Objective: To compare the scoring efficacy of the injury severity score (ISS) and the new injury severity score (NISS) in predicting extended hospital length of stay (LOS) and intensive care unit (ICU) admission and to determine the effect of multiple orthopaedic injuries (MOI) on the discrepancies between the ISS and NISS and their impact on extended LOS and ICU admission.
Design: Prospective cohort study.
Setting: Level 1 university trauma center.
Patients: All consecutive trauma admissions during the 2-year period ending on December 31, 2000, with age older than 14 years and survival greater than 24 hours were entered into the study.
Main Outcomes: Extended (≥10 days) hospital LOS and ICU admission.
Results: Of 3,100 patients, 7.5% had a higher NISS than ISS, spent more days in the hospital (22 versus 8; P < 0.001) and in the ICU (3.4 versus 0.1; P < 0.001), and had a higher mortality rate (8% versus 1.2%; P < 0.001) than patients with identical NISS and ISS. The NISS was found to be more predictive of longer (≥10 days) LOS (receiver operating characteristic [ROC] NISS = 0.794, ISS = 0.782; P < 0.0001) and ICU admission (ROC NISS = 0.944, ISS = 0.918; P < 0.0001). The multivariate predictive model including NISS showed a better goodness of fit compared with the same model that included ISS. Patients with discrepant scores (NISS > ISS) spent a longer time in the hospital and in the ICU in addition to having an increased frequency of ICU admission. In 61% of the cases, MOI were responsible for the discrepant (NISS > ISS) scores.
Conclusions: MOI have a significant effect on trauma outcomes such as LOS and ICU admission. The recognition of this high-risk group is not possible using the traditional ISS alone from retrospective or prospective databases. Considering its easier calculation and better predictive power, it is suggested that the NISS should replace the traditional ISS in trauma outcome research.
Scores of tissue injury are robust predictors of major trauma outcome measures, such as mortality and postinjury multiple organ failure (MOF). 1,2 The most frequently used anatomic measure, the injury severity score (ISS), has several inadequacies despite numerous modifications. 3,4 The ISS is defined as the sum of the squares of the single highest injury score in each of the three most severely injured body regions. 3 As such, the ISS fails to consider the second most severe injury from the already coded region in favor of less severe injuries that occur in other body regions. 4 The ISS also underestimates multiple orthopaedic injuries (MOI) in polytrauma scenarios and has been found to be a poor predictor of postinjury hospital length of stay (LOS). 5,6 Lastly the unnatural division of the human body into regions complicates calculations and diminishes the predictive power. 7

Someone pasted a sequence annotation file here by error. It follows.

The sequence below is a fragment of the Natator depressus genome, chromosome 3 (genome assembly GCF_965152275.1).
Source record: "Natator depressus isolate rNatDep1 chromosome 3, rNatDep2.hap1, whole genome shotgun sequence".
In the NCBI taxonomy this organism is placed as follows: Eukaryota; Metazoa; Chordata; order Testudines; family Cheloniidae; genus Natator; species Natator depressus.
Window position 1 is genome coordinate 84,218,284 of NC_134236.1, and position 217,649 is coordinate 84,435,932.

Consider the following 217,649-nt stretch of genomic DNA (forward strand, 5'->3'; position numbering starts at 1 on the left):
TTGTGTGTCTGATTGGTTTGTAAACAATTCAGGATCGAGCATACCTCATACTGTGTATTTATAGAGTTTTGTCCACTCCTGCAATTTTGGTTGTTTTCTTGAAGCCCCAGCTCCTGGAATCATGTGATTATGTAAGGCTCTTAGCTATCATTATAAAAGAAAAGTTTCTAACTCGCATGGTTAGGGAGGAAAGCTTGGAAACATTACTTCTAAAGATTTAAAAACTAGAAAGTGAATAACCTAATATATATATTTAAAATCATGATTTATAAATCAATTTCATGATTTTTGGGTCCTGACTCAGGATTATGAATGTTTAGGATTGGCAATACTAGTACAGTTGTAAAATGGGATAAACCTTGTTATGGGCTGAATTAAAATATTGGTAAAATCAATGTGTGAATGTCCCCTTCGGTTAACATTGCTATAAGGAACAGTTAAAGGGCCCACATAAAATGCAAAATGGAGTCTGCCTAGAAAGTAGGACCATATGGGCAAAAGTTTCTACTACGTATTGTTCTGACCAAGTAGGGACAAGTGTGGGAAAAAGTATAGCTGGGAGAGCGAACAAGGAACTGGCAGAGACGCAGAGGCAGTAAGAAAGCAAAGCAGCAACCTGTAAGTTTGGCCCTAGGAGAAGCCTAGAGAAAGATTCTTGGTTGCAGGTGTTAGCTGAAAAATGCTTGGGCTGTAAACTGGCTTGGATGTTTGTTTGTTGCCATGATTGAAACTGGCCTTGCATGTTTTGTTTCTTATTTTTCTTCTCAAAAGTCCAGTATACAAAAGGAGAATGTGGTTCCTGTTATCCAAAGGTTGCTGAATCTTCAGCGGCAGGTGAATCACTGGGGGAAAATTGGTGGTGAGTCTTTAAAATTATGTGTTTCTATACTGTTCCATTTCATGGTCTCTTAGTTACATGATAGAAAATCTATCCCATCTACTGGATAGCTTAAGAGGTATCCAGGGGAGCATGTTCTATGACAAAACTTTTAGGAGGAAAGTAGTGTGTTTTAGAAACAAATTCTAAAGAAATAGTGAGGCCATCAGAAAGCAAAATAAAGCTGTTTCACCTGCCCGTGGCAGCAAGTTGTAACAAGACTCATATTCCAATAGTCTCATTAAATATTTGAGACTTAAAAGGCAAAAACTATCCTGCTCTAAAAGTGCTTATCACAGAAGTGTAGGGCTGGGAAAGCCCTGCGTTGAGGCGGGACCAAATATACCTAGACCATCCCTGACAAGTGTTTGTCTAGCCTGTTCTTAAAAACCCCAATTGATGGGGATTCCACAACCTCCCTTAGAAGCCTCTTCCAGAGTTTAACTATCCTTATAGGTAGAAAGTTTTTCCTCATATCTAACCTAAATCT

Despite its limitations, the ISS has been used extensively in trauma outcome research all over the world. Recently, believing that the ubiquitous nature of the ISS makes any improvement in its predictive power worthwhile, the new ISS (NISS) was introduced. 7 It is based on the sum of the squares of the three most severe injuries regardless of the body region. This simple modification makes calculation easier and improves mortality prediction. Meanwhile, the fundamentals of the coding, the Abbreviated Injury Scale (AIS), are preserved. The new score accounts for the most severe injuries, and by omitting the body regions from the calculation, it considers the more significant second and third lesions from the same area. This characteristic is especially important in penetrating injuries and polytrauma. The improved predictive power of the NISS compared with the ISS has been demonstrated in mortality and MOF prediction. 1,7–9
The objectives of our study were to compare the scoring efficacy of the ISS and the NISS in predicting extended hospital LOS and intensive care unit (ICU) admission and to determine the effect of MOI on the discrepancies between the ISS and NISS and their impact on extended LOS and ICU admission. It was hypothesized that the AIS extremity region would have a higher impact on the discrepancies between the NISS and the ISS than the other regions; in other words, MOI are a major cause of extended LOS and ICU admission.
Department of Traumatology, Albert Szent-Györgyi Medical and Pharmaceutical Center, University of Szeged, Szeged, Hungary
Accepted April 6, 2003.
This study was presented at the 14th Annual Meeting of the Orthopaedic Trauma Association, San Diego, CA, October 20–22, 2001.
No financial support was received for this study. The authors received nothing of value.
This article does not contain information about medical devices.
Correspondence and reprints: Zsolt J Balogh, MD, Department of Traumatology, Albert Szent-Györgyi Medical and Pharmaceutical Center, University of Szeged, 6 Semmelweis Street, Szeged, Hungary, H-6725. E-mail: firstname.lastname@example.org.